The Conference Board Consumer Confidence Index (CCI) soared 15.5 points in September and was revised higher for August. The Index now stands at 101.8 (1985=100), up from an upwardly revised reading of 86.3.
The Present Situation Index — a gauge which is based on consumers’ assessment of current business and labor market conditions — increased from 85.8 to 98.5. The Expectations Index — based on consumers’ short-term outlook for income, business, and labor market conditions — increased from 86.6 in August to 104.0 this month.
“Consumer Confidence increased sharply in September, after back-to-back monthly declines, but remains below pre-pandemic levels,” said Lynn Franco, Senior Director of Economic Indicators at The Conference Board. “A more favorable view of current business and labor market conditions, coupled with renewed optimism about the short-term outlook, helped spur this month’s rebound in confidence.”
“Consumers also expressed greater optimism about their short-term financial prospects, which may help keep spending from slowing further in the months ahead.”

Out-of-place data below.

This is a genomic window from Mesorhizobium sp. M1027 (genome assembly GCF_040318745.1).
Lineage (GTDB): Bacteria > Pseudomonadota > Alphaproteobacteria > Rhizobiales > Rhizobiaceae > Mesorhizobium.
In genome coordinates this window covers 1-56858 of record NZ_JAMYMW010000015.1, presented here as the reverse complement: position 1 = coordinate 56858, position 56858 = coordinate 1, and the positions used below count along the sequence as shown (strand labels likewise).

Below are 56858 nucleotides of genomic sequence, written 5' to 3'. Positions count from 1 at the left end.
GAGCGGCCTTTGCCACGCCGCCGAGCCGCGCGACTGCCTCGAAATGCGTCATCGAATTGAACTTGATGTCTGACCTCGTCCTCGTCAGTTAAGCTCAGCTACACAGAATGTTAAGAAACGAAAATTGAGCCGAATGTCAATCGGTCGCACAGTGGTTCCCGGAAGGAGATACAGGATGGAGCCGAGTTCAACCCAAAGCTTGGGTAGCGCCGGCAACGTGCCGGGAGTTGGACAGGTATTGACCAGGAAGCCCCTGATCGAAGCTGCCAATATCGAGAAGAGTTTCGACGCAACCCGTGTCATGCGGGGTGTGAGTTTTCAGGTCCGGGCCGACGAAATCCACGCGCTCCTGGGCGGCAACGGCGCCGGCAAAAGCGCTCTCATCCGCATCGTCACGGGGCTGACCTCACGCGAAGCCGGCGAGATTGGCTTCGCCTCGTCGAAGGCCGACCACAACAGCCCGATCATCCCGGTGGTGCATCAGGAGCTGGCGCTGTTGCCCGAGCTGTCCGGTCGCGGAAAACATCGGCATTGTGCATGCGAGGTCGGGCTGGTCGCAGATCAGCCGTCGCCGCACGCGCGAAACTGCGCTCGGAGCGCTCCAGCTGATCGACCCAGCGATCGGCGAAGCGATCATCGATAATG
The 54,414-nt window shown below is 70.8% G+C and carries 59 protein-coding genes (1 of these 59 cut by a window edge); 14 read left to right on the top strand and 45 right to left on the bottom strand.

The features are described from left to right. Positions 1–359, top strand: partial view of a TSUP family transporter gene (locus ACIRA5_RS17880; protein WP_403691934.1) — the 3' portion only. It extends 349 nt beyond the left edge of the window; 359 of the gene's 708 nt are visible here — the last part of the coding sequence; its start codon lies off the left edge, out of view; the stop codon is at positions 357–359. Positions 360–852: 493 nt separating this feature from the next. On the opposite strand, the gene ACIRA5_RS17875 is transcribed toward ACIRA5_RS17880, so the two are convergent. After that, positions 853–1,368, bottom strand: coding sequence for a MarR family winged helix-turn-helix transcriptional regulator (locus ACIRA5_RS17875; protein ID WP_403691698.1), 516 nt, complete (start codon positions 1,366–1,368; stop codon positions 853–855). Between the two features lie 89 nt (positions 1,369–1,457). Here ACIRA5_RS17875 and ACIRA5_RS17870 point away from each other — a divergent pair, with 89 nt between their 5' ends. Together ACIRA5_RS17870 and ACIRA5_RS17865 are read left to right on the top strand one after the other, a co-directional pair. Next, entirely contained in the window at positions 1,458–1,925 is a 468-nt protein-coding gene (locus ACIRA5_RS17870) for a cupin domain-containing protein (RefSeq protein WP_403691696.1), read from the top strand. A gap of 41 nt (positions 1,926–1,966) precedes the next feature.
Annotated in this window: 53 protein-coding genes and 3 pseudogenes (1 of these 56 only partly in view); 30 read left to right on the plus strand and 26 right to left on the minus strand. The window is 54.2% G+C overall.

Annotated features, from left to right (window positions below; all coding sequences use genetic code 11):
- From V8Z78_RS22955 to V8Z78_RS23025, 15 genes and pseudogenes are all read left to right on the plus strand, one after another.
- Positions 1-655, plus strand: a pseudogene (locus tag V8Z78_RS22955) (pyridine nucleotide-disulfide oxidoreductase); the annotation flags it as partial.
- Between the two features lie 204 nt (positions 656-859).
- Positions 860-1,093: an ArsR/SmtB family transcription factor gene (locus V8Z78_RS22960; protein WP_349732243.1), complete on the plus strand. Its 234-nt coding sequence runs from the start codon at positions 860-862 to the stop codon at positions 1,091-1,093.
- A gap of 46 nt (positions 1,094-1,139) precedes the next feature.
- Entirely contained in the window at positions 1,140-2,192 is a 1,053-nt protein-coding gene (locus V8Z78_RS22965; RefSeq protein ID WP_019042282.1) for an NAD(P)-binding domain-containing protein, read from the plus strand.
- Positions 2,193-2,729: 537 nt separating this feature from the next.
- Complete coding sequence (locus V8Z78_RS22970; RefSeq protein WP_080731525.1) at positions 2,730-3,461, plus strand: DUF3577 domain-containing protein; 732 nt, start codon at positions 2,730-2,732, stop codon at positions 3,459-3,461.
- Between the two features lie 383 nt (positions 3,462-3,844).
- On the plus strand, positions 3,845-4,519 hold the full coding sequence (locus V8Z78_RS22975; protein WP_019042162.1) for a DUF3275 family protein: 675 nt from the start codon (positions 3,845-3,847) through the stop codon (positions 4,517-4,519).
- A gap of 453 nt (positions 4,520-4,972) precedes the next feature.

Consumers’ views of current conditions rebounded strongly in September. The percentage of consumers claiming business conditions are “good” rose from 16.0% to 18.3%, and those claiming business conditions are “bad” fell from 43.3% to 37.4%.
Consumers’ views of the labor market also improved from last month. The percentage of consumers saying jobs are “plentiful” rose from 21.4% to 22.9%, and those claiming jobs are “hard to get” fell from 23.6% to 20.0%.
The Consumer Confidence Survey (CCI) is based on a probability-design random sample and is conducted for The Conference Board by Nielsen. The cutoff date for the preliminary results was September 18.